According to reports, these retail outlets would sell Google-branded hardware and provide a personable hands-on experience similar to the Apple and Microsoft stores.
The 9to5 blog network reports that the plans to open a chain of Google-branded retail stores came as part of discussions on how to launch Google Glass.
According to a postings on Google’s job board, the search giant is hiring people to develop point of sale systems.
In addition to showcasing its Nexus line of products, Google will also likely give its low-cost line of Chromebooks a prominent place in its line of retail stores.
Google currently has small store-within-a-store models inside several Best Buy locations in the United States and PCWorld/Dixon’s in the United Kingdom.
Looking at trends in the retail sector, boutique stores, such as those from Apple, Microsoft, or Samsung, perform well quarter-over-quarter while the big-box store is going through a protracted death. Apple and Microsoft retail stores are sprouting up coast to coast, while big box stores such as Best Buy are shutting down.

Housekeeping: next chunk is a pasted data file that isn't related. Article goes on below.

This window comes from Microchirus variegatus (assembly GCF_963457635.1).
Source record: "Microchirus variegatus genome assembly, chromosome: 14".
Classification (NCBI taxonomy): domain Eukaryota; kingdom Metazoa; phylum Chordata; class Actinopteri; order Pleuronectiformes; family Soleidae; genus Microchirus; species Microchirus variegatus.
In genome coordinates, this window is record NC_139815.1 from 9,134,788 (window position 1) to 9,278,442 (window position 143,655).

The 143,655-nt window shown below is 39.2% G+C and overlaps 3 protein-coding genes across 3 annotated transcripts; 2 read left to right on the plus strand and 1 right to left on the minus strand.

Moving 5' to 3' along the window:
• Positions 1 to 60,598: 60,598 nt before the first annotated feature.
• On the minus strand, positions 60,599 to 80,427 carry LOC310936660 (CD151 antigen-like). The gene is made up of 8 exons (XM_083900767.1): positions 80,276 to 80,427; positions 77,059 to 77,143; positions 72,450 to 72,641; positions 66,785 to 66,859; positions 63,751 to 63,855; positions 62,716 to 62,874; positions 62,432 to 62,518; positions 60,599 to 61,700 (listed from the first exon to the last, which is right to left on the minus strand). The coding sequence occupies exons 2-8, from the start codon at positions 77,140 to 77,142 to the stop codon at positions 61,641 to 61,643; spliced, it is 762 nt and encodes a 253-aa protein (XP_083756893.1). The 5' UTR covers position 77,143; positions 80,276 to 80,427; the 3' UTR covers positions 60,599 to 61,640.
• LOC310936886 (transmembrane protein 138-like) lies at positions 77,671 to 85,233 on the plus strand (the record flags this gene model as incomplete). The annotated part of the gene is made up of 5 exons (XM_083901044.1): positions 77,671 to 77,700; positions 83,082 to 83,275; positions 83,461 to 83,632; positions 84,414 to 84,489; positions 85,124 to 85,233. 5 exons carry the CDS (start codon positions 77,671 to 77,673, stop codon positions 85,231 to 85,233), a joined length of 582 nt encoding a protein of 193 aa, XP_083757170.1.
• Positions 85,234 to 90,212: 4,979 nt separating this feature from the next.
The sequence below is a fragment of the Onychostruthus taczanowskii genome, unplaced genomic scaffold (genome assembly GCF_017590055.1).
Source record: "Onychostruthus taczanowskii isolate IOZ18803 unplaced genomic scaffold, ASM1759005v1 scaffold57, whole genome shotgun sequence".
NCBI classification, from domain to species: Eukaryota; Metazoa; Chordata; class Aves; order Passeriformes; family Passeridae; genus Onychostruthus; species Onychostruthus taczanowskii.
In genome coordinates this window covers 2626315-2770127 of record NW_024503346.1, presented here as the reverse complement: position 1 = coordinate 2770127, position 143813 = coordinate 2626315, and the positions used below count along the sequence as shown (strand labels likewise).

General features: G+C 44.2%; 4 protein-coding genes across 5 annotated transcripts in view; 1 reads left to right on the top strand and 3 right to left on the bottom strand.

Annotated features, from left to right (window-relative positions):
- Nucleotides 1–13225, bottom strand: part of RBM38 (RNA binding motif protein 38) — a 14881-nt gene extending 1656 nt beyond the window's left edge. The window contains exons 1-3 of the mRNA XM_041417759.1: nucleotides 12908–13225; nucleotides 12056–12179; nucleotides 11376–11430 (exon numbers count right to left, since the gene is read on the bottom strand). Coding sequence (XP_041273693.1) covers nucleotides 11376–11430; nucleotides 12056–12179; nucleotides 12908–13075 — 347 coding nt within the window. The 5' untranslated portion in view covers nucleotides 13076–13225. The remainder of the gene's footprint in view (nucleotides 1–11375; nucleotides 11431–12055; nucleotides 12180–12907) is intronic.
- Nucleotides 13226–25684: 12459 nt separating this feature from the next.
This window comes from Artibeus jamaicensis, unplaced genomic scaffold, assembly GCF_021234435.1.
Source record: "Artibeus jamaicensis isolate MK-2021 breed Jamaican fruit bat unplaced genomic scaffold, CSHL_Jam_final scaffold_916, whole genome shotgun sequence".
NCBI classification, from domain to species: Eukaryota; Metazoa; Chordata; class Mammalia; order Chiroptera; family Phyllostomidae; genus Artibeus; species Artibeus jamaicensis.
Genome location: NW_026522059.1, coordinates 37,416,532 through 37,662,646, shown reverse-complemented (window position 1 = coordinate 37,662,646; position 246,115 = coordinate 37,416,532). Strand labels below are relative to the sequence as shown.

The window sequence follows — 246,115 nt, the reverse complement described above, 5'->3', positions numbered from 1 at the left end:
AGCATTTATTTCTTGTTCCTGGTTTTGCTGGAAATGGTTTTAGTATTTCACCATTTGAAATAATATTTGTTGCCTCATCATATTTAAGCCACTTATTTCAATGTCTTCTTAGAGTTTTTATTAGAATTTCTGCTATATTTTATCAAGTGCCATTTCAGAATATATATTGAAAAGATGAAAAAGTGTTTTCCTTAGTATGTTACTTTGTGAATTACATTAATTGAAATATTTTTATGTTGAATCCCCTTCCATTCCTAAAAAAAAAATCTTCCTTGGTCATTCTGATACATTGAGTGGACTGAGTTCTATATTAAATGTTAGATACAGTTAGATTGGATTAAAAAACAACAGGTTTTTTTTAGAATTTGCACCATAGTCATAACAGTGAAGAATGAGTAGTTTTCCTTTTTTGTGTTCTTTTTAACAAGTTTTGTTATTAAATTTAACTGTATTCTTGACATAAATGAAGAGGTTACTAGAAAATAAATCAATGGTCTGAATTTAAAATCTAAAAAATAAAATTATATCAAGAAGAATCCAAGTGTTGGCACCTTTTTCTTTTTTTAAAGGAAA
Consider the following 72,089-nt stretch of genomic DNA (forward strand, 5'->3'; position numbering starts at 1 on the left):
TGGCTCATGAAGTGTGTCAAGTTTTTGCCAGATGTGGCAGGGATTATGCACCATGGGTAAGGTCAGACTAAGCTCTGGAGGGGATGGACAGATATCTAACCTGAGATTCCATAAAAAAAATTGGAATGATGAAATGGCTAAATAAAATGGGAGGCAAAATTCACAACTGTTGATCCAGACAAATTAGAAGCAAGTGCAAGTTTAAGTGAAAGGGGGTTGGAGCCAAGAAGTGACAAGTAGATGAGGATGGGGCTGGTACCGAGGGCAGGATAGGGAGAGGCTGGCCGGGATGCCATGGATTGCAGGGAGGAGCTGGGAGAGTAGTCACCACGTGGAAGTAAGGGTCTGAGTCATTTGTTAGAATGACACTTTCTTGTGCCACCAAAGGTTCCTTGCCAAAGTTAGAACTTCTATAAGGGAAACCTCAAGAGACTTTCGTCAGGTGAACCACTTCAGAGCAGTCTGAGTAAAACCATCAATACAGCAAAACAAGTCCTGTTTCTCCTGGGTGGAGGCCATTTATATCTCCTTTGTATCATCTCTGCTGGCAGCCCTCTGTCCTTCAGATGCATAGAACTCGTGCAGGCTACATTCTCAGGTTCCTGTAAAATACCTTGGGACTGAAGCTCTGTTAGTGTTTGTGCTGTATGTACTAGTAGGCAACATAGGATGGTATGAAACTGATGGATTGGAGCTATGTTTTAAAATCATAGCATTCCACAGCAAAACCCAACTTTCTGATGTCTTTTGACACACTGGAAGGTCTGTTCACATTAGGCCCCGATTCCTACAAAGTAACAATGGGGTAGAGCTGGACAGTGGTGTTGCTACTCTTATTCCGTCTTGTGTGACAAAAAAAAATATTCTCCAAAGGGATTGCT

Big box stores have higher overhead costs because of higher lease rates and on-hand merchandise stock. Reportedly, Apple’s retail sector had an operating margin of 22.1% in 2012 while Best Buy posted an operating margin of 1.6%.
All evidence shows that consumers have come to prefer a boutique shopping experience to the big-box store. Google now has a comprehensive lineup of products, and it makes sense that it would want to have a retail presence.
Tags: Google retail